Awareness nurturing often starts with a lead magnet, such as a free eBook, in exchange for the customer’s email address. Presenting a value exchange at the top of the funnel primes the customer for conversion at the bottom, and allows for greater control over subsequent content delivery. That can make the budget go further compared to spending on ads alone, and it’s why (according to HubSpot) 60% of marketers identify content as essential to their overall strategy. 

The holy grail is content marketing that goes viral, whether it’s a short video clip or a thumb-stopping social media post. When the audience itself distributes content, advertising is not only free but also comes with the extra allure of social proof. 

Digital marketers can also support their content marketing efforts with pay-per-click campaigns on social media or Google that target key audiences rather than unengaged passersby. Not all ad formats are created equal, however, and it’s important to know which ones work best for building brand awareness

Over half of marketers cite webinars as a leading source of the highest-quality top-of-funnel leads. A customer who has made the effort to sign up to and follow a webinar is clearly invested in finding a solution. 

For those who aren’t ready to commit to a webinar, however, marketers will have to put some serious ad spend behind creative paid campaigns that get noticed. 

Nurture and Consideration Channels

As soon as a prospect engages, the priority must be to guide them through the funnel and serve them increasingly focused content according to their needs. Email marketing is outstanding in this respect; you’ve likely seen the statistic that email marketing’s ROI is $42 for every $1 spent. 

The ideal channels during this stage are those that feel like a personalized conversation (and build trust in the process). Drip-feed a steady diet of educational and entertaining content that fills in gaps in the customer’s knowledge. That means video content, tool kits, checklists, how-to tutorials, and infographics. Toward the latter stage, where leads are qualified, spur consideration with case studies, free demos, and longer-form ebooks. Your own website is the hardest-working channel during consideration, and it should allow customers to serve themselves all the content they need.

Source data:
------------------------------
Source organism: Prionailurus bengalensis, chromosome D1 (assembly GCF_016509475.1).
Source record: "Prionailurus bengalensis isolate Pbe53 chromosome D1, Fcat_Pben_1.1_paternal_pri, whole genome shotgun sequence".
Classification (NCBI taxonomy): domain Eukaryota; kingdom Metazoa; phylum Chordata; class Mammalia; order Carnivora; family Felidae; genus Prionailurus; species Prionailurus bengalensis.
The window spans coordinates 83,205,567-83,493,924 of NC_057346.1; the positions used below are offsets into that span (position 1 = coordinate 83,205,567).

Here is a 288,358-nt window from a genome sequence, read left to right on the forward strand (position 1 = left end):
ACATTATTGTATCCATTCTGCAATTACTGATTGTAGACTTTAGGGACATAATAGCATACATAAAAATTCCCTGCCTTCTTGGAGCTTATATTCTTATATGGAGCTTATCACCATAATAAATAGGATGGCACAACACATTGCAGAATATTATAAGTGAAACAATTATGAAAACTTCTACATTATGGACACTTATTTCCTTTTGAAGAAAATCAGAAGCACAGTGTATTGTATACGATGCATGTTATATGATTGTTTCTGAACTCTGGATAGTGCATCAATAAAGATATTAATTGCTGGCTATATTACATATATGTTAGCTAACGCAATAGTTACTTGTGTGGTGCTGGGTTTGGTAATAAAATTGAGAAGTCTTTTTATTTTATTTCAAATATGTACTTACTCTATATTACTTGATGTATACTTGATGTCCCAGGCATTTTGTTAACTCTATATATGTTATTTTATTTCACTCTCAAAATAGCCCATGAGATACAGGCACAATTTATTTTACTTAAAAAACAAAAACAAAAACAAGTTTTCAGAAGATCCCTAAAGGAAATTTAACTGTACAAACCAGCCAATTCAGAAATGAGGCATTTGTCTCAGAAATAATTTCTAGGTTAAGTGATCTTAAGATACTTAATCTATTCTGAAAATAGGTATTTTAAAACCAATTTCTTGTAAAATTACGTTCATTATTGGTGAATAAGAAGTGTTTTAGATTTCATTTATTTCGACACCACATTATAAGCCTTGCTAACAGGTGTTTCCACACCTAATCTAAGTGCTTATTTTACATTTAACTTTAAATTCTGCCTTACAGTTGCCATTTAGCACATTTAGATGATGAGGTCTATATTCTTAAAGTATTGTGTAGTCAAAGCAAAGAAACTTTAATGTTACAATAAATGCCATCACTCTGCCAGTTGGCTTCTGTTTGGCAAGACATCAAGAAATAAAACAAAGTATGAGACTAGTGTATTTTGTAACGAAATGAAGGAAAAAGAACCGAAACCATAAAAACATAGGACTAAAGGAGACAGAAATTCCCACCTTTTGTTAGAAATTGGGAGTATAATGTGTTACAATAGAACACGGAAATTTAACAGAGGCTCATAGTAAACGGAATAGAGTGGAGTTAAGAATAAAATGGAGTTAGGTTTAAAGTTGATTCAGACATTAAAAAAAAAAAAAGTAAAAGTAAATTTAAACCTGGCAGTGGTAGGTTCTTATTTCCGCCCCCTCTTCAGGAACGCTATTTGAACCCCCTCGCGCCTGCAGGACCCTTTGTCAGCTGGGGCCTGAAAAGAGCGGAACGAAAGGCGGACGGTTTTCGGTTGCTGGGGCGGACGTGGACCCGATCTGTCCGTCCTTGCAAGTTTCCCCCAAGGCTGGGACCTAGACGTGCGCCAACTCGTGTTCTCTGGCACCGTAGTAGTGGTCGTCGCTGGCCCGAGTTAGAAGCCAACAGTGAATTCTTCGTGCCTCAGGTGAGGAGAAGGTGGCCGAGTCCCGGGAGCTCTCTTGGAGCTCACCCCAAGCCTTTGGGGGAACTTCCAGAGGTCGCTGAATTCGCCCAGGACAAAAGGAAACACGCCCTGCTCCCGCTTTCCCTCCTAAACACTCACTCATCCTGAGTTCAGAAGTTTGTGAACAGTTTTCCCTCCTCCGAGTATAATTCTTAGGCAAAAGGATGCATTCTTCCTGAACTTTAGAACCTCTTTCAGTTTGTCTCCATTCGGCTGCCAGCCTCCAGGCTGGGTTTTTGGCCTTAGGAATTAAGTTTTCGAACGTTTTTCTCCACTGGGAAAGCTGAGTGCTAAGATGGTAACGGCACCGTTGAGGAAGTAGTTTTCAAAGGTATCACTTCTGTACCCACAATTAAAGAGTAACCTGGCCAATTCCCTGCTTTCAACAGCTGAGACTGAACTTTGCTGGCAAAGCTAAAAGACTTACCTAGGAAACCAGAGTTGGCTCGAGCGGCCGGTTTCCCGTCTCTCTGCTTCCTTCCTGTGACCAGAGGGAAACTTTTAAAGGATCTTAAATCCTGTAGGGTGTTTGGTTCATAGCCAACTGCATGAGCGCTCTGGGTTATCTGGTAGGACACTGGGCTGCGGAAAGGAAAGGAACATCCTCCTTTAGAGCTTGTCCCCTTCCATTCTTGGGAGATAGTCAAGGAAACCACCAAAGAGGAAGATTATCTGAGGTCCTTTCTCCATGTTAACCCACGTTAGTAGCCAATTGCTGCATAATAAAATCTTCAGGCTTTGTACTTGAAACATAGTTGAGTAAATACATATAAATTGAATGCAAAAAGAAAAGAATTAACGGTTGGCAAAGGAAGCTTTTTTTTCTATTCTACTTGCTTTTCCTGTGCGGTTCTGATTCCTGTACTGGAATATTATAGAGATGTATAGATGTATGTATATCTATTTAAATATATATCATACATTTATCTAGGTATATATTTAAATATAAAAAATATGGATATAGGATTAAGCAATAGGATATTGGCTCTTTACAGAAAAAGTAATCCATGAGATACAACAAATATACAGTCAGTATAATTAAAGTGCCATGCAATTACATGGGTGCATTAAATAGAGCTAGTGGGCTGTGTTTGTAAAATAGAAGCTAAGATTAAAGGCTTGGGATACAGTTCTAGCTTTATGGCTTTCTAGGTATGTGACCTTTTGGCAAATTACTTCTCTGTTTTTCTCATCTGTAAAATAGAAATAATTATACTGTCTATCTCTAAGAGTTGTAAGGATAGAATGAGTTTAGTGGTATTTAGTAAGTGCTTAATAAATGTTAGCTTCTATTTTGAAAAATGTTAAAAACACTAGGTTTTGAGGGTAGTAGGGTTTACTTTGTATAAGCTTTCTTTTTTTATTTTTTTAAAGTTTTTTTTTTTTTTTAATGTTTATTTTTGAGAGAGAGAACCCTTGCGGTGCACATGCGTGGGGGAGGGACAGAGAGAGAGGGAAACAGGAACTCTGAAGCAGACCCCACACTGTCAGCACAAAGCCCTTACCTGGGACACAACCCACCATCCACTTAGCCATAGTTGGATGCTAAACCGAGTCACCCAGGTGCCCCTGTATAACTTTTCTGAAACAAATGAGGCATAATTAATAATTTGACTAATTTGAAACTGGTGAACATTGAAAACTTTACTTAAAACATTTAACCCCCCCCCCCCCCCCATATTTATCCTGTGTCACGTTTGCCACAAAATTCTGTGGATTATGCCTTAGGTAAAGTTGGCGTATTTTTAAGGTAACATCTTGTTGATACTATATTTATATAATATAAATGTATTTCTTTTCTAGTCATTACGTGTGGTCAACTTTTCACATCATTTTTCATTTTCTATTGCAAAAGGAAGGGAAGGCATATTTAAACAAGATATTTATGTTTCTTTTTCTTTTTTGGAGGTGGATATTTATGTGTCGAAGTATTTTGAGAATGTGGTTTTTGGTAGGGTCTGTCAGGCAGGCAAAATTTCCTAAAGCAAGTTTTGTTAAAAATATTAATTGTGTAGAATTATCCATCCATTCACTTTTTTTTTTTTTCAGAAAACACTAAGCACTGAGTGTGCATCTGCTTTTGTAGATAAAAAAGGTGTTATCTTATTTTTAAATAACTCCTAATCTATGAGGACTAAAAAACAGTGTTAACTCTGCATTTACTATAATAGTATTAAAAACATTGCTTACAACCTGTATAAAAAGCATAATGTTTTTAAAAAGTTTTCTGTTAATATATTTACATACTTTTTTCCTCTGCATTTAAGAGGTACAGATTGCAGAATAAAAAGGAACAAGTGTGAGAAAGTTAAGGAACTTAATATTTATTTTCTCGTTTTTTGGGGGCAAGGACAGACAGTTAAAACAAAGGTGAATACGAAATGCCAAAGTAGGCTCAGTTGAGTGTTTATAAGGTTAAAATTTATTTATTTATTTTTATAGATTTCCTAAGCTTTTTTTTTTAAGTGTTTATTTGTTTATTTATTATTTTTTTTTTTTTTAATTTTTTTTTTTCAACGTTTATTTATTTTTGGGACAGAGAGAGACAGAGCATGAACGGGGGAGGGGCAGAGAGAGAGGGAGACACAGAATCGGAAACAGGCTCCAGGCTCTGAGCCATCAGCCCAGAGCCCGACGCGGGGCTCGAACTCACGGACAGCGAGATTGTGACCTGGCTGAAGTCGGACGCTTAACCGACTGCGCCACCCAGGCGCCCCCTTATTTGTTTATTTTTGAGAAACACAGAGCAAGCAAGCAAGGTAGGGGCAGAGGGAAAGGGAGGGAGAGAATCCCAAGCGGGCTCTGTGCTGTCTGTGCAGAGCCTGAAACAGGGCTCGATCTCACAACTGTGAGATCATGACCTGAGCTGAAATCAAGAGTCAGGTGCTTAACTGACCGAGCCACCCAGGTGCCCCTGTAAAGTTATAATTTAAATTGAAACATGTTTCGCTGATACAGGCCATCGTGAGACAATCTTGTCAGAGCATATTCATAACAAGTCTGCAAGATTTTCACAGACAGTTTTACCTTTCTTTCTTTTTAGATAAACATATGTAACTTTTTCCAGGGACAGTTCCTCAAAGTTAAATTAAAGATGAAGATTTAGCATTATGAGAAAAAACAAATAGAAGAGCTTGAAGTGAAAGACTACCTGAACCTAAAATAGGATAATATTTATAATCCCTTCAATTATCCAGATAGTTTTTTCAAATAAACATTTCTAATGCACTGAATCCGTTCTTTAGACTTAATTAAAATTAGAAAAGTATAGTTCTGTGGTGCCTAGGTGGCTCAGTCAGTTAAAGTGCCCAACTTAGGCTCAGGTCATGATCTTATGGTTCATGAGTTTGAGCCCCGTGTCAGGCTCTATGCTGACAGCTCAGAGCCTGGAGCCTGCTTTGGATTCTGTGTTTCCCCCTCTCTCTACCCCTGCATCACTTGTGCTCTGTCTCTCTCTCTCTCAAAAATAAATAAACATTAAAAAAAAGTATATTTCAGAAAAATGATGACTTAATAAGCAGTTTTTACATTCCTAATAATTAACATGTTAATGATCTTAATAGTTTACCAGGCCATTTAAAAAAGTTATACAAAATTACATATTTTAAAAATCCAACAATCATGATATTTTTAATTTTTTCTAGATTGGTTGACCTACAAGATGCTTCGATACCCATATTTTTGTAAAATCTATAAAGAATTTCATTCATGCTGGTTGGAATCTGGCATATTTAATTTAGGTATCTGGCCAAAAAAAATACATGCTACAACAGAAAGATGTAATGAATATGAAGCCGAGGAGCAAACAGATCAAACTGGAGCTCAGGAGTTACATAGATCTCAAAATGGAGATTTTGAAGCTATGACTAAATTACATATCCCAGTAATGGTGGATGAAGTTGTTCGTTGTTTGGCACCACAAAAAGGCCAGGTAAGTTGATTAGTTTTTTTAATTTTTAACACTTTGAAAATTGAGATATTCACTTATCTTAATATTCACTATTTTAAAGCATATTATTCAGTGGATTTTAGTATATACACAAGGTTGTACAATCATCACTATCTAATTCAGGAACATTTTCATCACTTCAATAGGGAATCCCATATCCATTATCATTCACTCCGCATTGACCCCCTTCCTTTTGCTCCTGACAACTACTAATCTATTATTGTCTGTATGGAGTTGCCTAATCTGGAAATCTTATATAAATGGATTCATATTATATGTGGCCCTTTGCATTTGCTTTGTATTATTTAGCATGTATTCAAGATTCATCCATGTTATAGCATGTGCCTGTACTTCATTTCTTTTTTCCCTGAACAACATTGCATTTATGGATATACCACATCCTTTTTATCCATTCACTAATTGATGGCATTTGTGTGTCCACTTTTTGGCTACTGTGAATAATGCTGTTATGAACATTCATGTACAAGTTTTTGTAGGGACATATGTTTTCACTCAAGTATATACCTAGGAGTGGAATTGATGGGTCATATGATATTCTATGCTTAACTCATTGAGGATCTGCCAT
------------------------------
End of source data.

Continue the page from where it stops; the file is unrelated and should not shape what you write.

Evaluation and Purchase Channels

Let your sales teams jump in with personalized offers that invite a decision. Email, Messenger, and SMS are all direct and personal, as are one-to-one consultation calls and demos. Marketing teams can support their efforts with last-minute deal-clinchers, such as testimonials, product sheets, and white papers. 

Postpurchase Channels

So far, we’ve limited discussion to purchase as the ultimate goal, but in truth, the funnel goes beyond that. Recently converted customers can become powerful advocates for your brand, so encourage them to leave testimonials, subscribe, provide referrals, and make repeat purchases with retargeting and postpurchase flows on email, SMS, and Messenger. 

What KPIs Should You Track at Each Stage?

Tracking KPIs keeps the campaign on budget and supports the constant testing and tweaking that you should be doing at each stage. 

Awareness KPIs

Who’s paying attention? You’ll find the answers on your Google Analytics dashboard in the form of new visitors, traffic sources, and organic impressions. That’s because 49% of consumers start their search with Google, which is why SEO is so important across all search engines. Look also at your click-through rate, bounce rate, and even cost-per-click to manage your budget prudently and measure brand awareness

Engagement KPIs

On social media, your shares, likes, and comments will indicate whether customers are engaged, but metrics such as time on site and returning-visitor numbers will show whether your content is hitting the mark — as will email open rates. 

Conversion KPIs